The four leaders discussed security in the Indo-Pacific region, the Covid response – and especially plans to help vaccinate neighbours in the Asia-Pacific region – climate change and the worrying issue of Chinese dominance of essential rare mineral exports.
The latter issue is significant because rare minerals are needed to manufacture crucial technology components such as semi-conductors, which there is a global shortage of.
There are fears China could block access to minerals such as palladium and lithium, which are essential for popular consumer goods, such as smartphones, but also in defence manufacturing.
Semiconductors are essential components in everything from car computers to ATMs to personal computers, smartphones and refrigerators.
The summit will discuss supply of the materials which could be good news for Australian mining as Australia has untapped reserves of the rare earth minerals.
Speaking after the summit on the White House lawn Mr Morrison was typically keen to talk up the mateship between the four leaders, and joked at length about his friendship with Japanese PM Suga.
He said Mr Suga had ribbed him about winning more judo medals at the recent Olympic Games.
But Mr Morrison was equally serious about the role of the The Quad.
‘The Quad is a great partnership making a very positive contribution, a very practical contribution to the region that we call home, the Indo-Pacific,’ he said.
‘The Indo-Pacific is a region that we wish to be always free from coercion, where the sovereign rights of all nations are respected and where disputes are settled peacefully and accordance with international law.’
Mr Modi (left), Mr Biden (second left), Mr Morrison (centre right) and Mr Suge (front right) met at the White House to discuss regional security, Covid vaccines, climate change and rare minerals
Scott Morrison spoke with The Quad leaders at the White House and is also due to speak at the United Nations on Saturday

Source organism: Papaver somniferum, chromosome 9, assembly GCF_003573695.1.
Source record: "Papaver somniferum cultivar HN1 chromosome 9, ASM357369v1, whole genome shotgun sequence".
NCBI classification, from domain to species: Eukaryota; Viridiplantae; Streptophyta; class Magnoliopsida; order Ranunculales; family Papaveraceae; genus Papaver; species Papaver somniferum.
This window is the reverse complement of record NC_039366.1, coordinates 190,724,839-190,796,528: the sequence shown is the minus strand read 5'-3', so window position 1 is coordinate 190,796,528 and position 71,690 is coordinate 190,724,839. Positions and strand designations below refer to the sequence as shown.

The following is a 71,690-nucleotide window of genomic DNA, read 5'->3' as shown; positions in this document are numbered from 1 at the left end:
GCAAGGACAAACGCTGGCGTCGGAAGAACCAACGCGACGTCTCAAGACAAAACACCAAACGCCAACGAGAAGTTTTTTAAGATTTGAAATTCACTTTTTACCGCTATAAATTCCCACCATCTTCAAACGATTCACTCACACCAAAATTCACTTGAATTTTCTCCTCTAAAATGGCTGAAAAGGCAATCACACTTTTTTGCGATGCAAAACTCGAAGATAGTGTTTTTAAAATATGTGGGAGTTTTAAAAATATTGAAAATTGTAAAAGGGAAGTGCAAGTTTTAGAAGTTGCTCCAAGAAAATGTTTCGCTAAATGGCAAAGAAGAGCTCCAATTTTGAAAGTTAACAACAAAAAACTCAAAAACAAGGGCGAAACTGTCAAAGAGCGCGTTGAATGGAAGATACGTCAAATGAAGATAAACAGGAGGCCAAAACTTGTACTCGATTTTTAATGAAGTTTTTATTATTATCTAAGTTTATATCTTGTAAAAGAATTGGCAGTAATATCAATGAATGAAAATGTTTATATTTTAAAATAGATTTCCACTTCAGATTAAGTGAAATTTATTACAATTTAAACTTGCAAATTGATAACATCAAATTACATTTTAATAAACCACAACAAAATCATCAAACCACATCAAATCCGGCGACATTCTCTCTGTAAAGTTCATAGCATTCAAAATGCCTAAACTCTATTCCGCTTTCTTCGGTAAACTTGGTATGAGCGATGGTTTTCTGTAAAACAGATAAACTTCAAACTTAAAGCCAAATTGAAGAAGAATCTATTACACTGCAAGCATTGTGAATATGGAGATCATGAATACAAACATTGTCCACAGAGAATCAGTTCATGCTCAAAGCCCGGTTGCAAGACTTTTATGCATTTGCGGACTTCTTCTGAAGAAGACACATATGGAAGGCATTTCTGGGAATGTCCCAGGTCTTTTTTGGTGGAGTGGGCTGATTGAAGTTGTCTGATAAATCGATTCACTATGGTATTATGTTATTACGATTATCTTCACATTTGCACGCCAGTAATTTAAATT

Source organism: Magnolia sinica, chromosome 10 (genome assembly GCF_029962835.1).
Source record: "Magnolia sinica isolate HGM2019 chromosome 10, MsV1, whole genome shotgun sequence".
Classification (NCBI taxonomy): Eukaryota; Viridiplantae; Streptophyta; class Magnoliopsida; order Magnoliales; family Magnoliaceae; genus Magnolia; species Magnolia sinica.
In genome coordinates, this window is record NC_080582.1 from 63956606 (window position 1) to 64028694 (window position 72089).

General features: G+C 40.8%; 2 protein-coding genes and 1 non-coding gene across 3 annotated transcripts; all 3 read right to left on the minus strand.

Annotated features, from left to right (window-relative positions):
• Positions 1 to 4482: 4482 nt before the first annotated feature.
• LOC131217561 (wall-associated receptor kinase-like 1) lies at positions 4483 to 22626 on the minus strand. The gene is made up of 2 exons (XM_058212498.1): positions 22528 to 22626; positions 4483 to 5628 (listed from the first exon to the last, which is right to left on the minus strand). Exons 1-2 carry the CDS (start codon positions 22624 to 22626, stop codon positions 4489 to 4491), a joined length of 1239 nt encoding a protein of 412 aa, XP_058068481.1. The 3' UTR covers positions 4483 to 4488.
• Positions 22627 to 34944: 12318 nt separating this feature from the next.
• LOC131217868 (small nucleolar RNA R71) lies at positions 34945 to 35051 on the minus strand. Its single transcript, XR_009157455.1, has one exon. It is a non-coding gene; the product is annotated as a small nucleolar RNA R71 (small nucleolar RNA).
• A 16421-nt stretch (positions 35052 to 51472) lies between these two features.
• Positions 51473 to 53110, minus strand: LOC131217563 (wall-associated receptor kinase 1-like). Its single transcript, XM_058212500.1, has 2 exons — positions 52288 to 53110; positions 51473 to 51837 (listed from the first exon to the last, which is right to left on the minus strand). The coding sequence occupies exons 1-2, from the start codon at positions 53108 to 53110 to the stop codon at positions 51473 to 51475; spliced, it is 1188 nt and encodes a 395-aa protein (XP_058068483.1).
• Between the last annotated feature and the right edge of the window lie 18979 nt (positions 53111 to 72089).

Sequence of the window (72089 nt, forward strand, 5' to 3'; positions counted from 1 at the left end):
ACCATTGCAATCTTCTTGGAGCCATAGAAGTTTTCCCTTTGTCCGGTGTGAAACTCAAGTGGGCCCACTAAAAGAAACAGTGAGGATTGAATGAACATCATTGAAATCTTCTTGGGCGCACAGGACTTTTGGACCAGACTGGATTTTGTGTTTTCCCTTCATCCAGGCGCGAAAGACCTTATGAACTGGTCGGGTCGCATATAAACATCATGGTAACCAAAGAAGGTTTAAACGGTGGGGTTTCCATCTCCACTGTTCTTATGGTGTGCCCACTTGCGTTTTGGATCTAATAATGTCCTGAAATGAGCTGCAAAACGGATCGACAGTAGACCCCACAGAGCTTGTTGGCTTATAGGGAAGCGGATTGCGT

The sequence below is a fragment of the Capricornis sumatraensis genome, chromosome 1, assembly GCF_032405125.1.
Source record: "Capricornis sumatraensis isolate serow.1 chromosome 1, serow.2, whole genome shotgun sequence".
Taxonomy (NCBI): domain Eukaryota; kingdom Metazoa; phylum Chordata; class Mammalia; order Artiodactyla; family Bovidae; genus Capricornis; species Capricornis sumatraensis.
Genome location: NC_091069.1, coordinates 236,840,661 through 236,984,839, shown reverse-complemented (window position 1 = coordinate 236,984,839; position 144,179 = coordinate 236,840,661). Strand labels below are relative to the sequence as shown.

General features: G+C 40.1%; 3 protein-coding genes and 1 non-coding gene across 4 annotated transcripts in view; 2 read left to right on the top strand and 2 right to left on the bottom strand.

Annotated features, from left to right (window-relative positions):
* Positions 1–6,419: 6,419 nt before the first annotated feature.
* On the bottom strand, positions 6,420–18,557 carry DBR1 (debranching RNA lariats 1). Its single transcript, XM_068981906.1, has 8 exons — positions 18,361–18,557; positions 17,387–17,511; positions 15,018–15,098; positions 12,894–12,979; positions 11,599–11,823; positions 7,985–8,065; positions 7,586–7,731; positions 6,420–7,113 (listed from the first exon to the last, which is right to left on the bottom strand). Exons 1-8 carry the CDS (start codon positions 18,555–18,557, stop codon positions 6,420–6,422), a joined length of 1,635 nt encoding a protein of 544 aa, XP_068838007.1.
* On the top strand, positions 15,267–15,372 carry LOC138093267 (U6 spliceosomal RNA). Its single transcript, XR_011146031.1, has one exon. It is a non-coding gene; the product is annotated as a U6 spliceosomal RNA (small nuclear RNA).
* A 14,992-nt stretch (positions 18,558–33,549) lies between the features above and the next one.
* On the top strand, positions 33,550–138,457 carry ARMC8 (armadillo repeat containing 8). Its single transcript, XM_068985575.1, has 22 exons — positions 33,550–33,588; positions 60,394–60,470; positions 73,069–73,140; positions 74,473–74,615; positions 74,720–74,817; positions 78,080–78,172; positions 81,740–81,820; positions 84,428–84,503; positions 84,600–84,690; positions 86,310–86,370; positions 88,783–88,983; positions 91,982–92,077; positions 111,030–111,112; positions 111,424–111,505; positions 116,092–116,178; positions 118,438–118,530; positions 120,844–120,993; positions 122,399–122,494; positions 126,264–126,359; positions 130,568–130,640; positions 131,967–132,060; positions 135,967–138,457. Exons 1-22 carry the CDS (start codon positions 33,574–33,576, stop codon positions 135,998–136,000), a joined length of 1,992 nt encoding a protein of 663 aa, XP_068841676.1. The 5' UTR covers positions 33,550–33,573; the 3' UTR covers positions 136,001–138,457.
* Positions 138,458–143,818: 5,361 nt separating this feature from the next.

Mr Morrison said the group wanted to ‘demonstrate how democracies get things done in the region’.
He was keen to point our how The Quad partners were making and distributing 1.2 vaccines to people in ‘developing countries’ in the region, including in Fiji.
‘The quad delivering those vaccines has really turned that country around and they’ll be opening up soon and I’m sure welcoming visitors.’
There have been deep concerns about Chinese influence in the Asia-Pacific region, where the fear is investment from Beijing could give the Communist dictatorship too much influence.
Mr Morrison is also set to speak at the United Nations on Saturday, where he will emphasize Australia’s leading role in the region.
‘The global strategic environment has rapidly changed, indeed deteriorated in many respects – particularly in the Indo-Pacific region where we live here in Australia,’ Morrison will say, Nine newspapers reported.
‘The changes we face are many, whether it’s tensions over territorial claims, rapid military modernisation, foreign interference, cyber threats, disinformation and indeed economic coercion.
‘We must reinforce a sustainable rules-based order, while ensuring it is also adaptable to the great-power politics of our time. Our voice is clear, it’s respectful, it’s constructive.’